I’ve been out there during my military service. I’ve taken the ferry from Seattle across the bay to Bremerton and back. And like we all say, it’s almost like a different country, beautiful and isolated; peaceful and bucolic. Like many other places, I tell people words cannot capture it; you cannot really appreciate it unless you have been there.
And then there is Dr. Michael Oriard, a man I recently made acquaintance with and a Distinguished Professor Emeritus of American Literature and Culture at Oregon State University, who was an All-American at Notre Dame and played for the Kansas City Chiefs before retiring at age 27 in 1974. He did four years. And got out.
He had prepared for life after the game. He earned his Ph.D. from Stanford and began teaching in 1976.
I contact him. “I remember your dad, Glen. We played against each other when he was at Houston.”
In 2004, he became the Associate Dean of the College of Liberal Arts, a position that he held for nine years before retiring in 2013. Michael Oriard served as a distinguished professor at Oregon State for 37 years. And this all happened after his days playing the game were finished.
Along the way he published several books, including “The End of Autumn,” a memoir about his time playing the game.
In 1982, he wrote:
“Football has been so often hysterically attacked and outrageously applauded that we can lose sight of what it really is: a much more varied experience than either extreme implies. I would be a hypocrite to deny its possible benefits to those who play, but a fool to ignore its potential harm. It brings pleasure in pain, glory and tragedy. It is like a potent medicine: used carefully and wisely, it can invigorate and heal; used incautiously it can become a deadly poison. Football has had too many different meanings for the many thousands who have played it and the millions more who have watched it for me to arrive at any pet conclusions about its value in America. If it were packaged for purchase on supermarket shelves, some would argue that the wrapping should read: “Warning: the surgeon general has determined that football playing is dangerous to your health.”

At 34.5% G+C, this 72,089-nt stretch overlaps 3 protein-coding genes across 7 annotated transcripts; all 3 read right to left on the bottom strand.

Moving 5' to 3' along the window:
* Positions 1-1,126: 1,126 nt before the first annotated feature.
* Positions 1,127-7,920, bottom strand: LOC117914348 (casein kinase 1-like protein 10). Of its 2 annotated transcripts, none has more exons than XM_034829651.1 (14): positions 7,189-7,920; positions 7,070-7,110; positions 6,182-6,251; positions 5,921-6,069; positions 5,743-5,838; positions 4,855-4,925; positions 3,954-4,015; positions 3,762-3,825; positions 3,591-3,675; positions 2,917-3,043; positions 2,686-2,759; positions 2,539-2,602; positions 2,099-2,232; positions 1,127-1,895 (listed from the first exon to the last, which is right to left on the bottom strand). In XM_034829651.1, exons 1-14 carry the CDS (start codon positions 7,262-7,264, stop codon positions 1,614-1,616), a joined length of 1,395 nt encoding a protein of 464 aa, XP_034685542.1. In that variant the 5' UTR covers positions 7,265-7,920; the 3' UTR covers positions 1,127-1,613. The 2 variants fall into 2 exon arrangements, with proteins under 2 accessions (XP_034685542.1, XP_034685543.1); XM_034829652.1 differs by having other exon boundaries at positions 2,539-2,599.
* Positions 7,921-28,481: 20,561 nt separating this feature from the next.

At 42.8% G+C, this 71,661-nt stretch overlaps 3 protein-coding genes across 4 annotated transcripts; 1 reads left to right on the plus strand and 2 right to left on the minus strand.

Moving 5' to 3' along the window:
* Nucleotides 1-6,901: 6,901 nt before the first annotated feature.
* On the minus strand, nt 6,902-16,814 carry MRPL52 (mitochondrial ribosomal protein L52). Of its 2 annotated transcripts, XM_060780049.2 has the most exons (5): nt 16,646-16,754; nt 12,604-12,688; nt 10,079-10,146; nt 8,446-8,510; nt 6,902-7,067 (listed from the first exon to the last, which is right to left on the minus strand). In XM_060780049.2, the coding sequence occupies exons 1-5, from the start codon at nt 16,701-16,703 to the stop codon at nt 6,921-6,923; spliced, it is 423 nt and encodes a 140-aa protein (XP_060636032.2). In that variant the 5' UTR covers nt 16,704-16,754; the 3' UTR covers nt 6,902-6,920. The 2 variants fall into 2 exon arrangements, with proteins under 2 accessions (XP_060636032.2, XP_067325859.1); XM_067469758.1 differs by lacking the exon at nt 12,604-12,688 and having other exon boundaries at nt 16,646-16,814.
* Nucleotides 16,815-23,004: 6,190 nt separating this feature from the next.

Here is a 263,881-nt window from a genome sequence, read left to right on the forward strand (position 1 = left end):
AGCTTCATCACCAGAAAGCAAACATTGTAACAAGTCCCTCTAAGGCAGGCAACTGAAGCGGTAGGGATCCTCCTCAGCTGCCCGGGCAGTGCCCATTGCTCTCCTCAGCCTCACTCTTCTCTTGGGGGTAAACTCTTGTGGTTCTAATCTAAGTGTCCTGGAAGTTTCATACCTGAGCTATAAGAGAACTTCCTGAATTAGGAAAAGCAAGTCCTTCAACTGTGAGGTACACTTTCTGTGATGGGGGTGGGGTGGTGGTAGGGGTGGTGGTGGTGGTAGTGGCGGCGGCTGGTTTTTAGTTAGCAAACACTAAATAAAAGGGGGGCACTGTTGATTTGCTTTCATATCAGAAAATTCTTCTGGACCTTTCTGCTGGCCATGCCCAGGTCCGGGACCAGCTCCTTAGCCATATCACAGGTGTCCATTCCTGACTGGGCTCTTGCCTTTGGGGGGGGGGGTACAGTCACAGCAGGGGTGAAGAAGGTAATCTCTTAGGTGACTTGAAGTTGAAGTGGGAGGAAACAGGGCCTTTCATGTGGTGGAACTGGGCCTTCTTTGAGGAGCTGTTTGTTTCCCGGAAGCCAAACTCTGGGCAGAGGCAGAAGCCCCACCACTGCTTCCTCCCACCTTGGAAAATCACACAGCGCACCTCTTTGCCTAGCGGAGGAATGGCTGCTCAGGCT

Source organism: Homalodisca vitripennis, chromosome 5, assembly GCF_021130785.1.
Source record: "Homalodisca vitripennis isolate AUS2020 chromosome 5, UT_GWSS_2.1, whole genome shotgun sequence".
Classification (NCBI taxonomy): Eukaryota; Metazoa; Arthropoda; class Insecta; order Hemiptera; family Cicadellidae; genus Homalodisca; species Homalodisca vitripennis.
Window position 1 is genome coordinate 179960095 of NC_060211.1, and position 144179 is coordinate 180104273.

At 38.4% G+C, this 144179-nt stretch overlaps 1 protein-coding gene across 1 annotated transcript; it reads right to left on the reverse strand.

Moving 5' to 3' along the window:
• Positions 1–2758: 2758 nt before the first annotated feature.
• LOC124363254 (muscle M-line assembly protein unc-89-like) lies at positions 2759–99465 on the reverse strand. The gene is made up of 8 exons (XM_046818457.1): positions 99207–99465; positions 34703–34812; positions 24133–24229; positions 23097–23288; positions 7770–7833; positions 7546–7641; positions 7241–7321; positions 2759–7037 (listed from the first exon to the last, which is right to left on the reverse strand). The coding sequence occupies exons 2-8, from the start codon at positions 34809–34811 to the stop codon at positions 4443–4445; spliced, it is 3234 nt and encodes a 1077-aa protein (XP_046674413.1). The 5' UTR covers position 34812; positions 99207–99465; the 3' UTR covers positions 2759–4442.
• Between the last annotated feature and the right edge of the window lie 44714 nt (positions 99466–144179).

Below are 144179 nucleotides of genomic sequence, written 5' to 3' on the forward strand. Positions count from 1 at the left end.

These would prove to be very prescient observations back in 1982. Doctor Oriard foretold much about football’s future and was ahead of his time in foreseeing what would eventually happen. Even still, it is debatable whether he or anyone else could have envisioned the spate of violence, substance abuse, suicide, and at least one medical explanation for it all.
Indeed. This is the paradox.
One thinks that maybe the multitude of students Mike Oriard taught and mentored over those 37 years in Corvallis had no idea he ever played football.
After all, why would he mention it? Why would it be relevant? Why would it matter?
And these are just a few. Me, my former teammates who — like me — live thousands of miles away from the places where they grew up, and Professor Mike Oriard.
We happy few. We band of brothers; just like Henry V, but in a slightly different and much less popular way.
How does one go from playing the game to seemingly becoming a renegade from its culture? Perhaps the easiest way to understand this phenomenon is to realize the former player was never part of the culture in the first place. How is that possible, you ask? How could someone play from ages eight to twenty-three and yet never actually be a fan of the game or part of the culture that feeds it? To understand the reasons you must first realize that the player experienced and views the entire thing through a totally different perspective than the fan. Neither group will ever look at it the same way.
In the inception — in the very earliest of days — this is how it happens. This is how boys like my former teammates, Michael Oriard, and me, are created. It is happening right now, all over America. It doesn’t take much, and the seeds are firmly planted.
Parents of sons, pay heed now.